Minetta Tavern. New York. Black Label Burger. Everything about this burger suggests it has a certain quality lacking from most other burgers. The meat is tender, from a sirloin steak, without any of the unpleasant stringiness that might afflict other burgers. It appears that many people agree, judging by the difficult in finding a table here. Yet, at $28, perhaps this burger defies the whole logic of a burger: a relatively inexpensive meal, which is also thoroughly satisfying. With such a high price, any diner is expecting something thoroughly phenomenal, but still, $28 for any burger seems to be expensive.
If we instead focus on price, we might be cajoled into having a Whopper from Burger King. Whilst, it will satisfy my hunger, the meat is of somewhat lesser quality than the black label burger. Then, we need to address the controversial issue of "accessorising" a burger. For some the notion of lettuce and tomato, sullies the whole experience (well, you never make friends with salad?), whilst for me, it breaks up the richness of the beef patty. We haven't even begun to mention the types of cheese or how onions in a burger should be prepared. It also depends on what type of mood you are in. At times, I might be in a MeatLiqor mood, a fashionable burger joint in London. The burgers are fantastic, but the music always seems to loud, and the decor is perhaps not quite what I would term as decorous. Maybe burger sliders are the answer, mini tapas style burgers, offering diners the possibility of sampling several different flavours on a single plate?
At other times, I might eschew the greasiness of beef burger, in favour of a chicken burger (I know this might seem shocking). If there is one thing I find tough to cut out of my diet, it is the humble burger. I tried for one week, and it simply made my fondness for them increase. Or could the chain burger of places by Shake Shack be sufficient to satisfy most diners?
It brings us to the question, which I am asked regularly by friends, who are aware of my love of burgers. What is the best burger? This is a question which I confess has no real answer. Trying to use Google gives approximately 43 million responses. I like burgers, but perhaps not quite enough to sample 43 million burgers, to answer this question. Furthermore, my answer is unlikely to be as other judges. There are also so many degrees of freedom in this question. Does it refer to classic burgers or cheeseburgers etc?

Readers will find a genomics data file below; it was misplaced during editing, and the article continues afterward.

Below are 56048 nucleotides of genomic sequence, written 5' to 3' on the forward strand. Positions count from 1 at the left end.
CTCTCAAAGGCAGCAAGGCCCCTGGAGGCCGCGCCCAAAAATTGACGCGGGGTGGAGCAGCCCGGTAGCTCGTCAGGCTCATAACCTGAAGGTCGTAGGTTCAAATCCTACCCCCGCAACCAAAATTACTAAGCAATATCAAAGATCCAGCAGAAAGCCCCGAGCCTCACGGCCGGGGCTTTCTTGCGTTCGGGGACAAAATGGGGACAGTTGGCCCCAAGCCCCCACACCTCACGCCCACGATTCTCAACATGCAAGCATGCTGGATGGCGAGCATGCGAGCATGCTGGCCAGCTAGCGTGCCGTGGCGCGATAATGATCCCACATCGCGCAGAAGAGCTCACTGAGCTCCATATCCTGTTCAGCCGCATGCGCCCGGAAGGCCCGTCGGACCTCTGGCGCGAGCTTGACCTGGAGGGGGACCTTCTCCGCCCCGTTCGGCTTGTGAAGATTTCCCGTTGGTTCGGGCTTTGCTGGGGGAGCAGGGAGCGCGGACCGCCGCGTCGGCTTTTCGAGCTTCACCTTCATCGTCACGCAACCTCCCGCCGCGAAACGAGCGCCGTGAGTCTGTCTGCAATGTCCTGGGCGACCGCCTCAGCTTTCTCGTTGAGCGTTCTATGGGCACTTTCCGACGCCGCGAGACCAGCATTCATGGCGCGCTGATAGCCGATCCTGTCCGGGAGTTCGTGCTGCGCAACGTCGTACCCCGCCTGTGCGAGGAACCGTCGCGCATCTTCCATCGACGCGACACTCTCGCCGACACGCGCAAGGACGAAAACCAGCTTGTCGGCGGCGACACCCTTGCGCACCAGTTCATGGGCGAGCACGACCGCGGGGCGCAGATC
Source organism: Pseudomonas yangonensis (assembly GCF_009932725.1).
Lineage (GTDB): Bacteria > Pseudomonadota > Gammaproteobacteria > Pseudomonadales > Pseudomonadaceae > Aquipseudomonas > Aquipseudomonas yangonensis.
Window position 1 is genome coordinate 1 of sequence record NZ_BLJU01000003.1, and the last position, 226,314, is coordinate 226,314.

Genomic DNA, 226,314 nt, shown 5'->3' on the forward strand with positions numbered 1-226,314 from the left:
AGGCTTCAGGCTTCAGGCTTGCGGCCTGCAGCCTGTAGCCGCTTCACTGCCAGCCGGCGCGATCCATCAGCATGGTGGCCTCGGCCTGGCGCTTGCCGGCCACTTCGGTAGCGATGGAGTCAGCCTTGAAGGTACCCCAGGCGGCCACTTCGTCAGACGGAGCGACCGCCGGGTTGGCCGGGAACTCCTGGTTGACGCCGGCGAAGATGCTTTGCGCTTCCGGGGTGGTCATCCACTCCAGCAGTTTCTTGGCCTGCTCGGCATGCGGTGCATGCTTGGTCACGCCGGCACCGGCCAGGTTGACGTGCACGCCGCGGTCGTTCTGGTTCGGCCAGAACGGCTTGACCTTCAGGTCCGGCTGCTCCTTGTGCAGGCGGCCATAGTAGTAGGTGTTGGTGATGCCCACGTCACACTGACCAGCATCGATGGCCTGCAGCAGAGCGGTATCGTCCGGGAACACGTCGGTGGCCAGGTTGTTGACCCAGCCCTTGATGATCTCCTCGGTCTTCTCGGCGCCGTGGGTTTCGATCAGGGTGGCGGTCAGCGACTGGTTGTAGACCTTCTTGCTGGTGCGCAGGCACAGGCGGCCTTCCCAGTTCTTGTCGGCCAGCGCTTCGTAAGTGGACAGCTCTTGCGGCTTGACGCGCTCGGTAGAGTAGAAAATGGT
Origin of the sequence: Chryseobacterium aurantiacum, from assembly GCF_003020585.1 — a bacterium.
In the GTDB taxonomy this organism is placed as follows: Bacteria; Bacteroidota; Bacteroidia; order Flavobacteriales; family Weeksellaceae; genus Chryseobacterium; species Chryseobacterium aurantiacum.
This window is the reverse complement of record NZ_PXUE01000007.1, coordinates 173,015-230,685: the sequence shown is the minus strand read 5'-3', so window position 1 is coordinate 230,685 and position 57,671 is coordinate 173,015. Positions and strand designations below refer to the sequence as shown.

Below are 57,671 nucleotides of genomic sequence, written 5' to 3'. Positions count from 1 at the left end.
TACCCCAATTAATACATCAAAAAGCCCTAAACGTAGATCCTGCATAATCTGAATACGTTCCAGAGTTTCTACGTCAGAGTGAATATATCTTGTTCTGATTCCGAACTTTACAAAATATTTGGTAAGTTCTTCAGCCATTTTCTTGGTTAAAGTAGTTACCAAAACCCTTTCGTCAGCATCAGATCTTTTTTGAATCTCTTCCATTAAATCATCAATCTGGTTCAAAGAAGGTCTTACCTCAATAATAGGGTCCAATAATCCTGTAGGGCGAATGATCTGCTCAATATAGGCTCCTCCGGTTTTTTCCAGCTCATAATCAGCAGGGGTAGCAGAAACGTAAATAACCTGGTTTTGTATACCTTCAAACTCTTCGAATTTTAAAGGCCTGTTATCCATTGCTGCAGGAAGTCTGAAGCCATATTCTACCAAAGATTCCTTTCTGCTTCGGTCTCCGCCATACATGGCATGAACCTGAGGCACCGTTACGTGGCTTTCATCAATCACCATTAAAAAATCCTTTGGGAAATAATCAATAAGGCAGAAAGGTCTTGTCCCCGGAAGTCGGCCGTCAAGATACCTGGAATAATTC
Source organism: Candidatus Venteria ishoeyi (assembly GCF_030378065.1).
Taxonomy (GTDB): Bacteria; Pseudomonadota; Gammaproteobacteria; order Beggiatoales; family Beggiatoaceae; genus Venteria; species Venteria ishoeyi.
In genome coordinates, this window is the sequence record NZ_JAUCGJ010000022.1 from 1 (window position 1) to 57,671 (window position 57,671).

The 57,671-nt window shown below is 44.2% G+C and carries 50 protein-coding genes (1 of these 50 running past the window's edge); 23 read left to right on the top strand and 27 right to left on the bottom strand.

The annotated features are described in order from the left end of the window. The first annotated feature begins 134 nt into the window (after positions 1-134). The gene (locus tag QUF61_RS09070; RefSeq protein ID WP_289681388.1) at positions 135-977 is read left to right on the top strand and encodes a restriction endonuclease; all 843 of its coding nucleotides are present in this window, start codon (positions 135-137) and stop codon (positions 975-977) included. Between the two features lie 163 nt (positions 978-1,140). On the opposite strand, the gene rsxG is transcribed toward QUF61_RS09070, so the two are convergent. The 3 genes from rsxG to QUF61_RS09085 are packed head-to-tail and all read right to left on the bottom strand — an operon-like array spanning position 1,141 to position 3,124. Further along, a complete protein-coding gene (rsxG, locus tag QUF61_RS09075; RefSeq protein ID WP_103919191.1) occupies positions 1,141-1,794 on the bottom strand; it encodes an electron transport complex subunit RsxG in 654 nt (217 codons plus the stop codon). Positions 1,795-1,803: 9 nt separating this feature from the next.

So how do we solve this problem? You could argue it is a somewhat trivial problem and not worth answering (unless you are a burger aficionado, a self confessed burgermeister!). However, it does illustrate a problem which faces everyone, whether in markets or in any form of decision making. We have to make decisions in absence of imperfect information. Markets in particular produce too much information to deal with. The notion that traders can adequately absorb every single piece of relevant news article, whilst somehow dispensing with all the "noise" seems optimistic. Yet, despite this, traders still need to make their best judgement when it comes to putting on positions. For quants, creating systematic trading models, they might have the ability to process more information and use advanced techniques such as news processing. Even in this case, there is a limit to how much information they can aggregate. It is also often the case, that simplicity underpins the best trading strategies. Excessive complexity can often render a trading strategy less robust when it comes to running it out-of-sample.
The best we can do is to find a solution. It might not be optimal, but might be good enough for our purposes. Spend too much time deciding which burger to eat, and you might become hungry. In the meantime, I might start writing a bit more about burgers (and probably eating a bit less of them). If you're interested in reading more about burgers let me know (or if indeed you don't!)
Feeling hungry after reading this? If you are in London this Wednesday evening (10th Dec), come to our Thalesians Christmas dinner, a 3 course meal at La Tasca, a tapas restaurant in Canary Wharf. The dinner will be preceded by a talk on Deedle, a time series library for .NET. Get dinner tickets and details here - a great way to celebrate Christmas and be part of the Thalesians community.